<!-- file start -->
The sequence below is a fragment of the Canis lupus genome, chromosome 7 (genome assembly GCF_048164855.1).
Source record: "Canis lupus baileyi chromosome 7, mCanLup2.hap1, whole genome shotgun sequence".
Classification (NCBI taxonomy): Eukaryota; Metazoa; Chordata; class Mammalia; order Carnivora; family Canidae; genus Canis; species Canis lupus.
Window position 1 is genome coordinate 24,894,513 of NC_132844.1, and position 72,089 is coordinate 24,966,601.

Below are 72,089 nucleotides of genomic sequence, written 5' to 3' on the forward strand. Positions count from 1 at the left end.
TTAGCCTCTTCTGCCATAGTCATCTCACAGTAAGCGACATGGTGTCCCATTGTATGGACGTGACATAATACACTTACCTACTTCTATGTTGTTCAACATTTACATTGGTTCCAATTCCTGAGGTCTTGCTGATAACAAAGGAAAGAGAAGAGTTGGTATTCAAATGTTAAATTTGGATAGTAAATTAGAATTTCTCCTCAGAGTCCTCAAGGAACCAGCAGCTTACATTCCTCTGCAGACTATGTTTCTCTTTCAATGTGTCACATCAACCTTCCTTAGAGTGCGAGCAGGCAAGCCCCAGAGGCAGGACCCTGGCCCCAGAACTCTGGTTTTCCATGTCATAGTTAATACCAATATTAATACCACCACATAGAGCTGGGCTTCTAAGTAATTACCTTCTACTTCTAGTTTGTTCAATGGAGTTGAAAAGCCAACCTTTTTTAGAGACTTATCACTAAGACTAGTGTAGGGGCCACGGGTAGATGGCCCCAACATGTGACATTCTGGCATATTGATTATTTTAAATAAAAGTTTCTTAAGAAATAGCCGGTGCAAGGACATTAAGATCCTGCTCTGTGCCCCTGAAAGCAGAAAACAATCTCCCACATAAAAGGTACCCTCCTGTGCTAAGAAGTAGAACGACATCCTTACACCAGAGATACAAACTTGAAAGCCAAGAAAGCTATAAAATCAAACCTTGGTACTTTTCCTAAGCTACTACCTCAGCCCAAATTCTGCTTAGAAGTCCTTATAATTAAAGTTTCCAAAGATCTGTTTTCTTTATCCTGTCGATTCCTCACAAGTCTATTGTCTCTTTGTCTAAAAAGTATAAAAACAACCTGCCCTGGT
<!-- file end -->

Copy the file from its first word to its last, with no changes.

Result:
The sequence below is a fragment of the Canis lupus genome, chromosome 7 (genome assembly GCF_048164855.1).
Source record: "Canis lupus baileyi chromosome 7, mCanLup2.hap1, whole genome shotgun sequence".
Classification (NCBI taxonomy): Eukaryota; Metazoa; Chordata; class Mammalia; order Carnivora; family Canidae; genus Canis; species Canis lupus.
Window position 1 is genome coordinate 24,894,513 of NC_132844.1, and position 72,089 is coordinate 24,966,601.

Below are 72,089 nucleotides of genomic sequence, written 5' to 3' on the forward strand. Positions count from 1 at the left end.
TTAGCCTCTTCTGCCATAGTCATCTCACAGTAAGCGACATGGTGTCCCATTGTATGGACGTGACATAATACACTTACCTACTTCTATGTTGTTCAACATTTACATTGGTTCCAATTCCTGAGGTCTTGCTGATAACAAAGGAAAGAGAAGAGTTGGTATTCAAATGTTAAATTTGGATAGTAAATTAGAATTTCTCCTCAGAGTCCTCAAGGAACCAGCAGCTTACATTCCTCTGCAGACTATGTTTCTCTTTCAATGTGTCACATCAACCTTCCTTAGAGTGCGAGCAGGCAAGCCCCAGAGGCAGGACCCTGGCCCCAGAACTCTGGTTTTCCATGTCATAGTTAATACCAATATTAATACCACCACATAGAGCTGGGCTTCTAAGTAATTACCTTCTACTTCTAGTTTGTTCAATGGAGTTGAAAAGCCAACCTTTTTTAGAGACTTATCACTAAGACTAGTGTAGGGGCCACGGGTAGATGGCCCCAACATGTGACATTCTGGCATATTGATTATTTTAAATAAAAGTTTCTTAAGAAATAGCCGGTGCAAGGACATTAAGATCCTGCTCTGTGCCCCTGAAAGCAGAAAACAATCTCCCACATAAAAGGTACCCTCCTGTGCTAAGAAGTAGAACGACATCCTTACACCAGAGATACAAACTTGAAAGCCAAGAAAGCTATAAAATCAAACCTTGGTACTTTTCCTAAGCTACTACCTCAGCCCAAATTCTGCTTAGAAGTCCTTATAATTAAAGTTTCCAAAGATCTGTTTTCTTTATCCTGTCGATTCCTCACAAGTCTATTGTCTCTTTGTCTAAAAAGTATAAAAACAACCTGCCCTGGT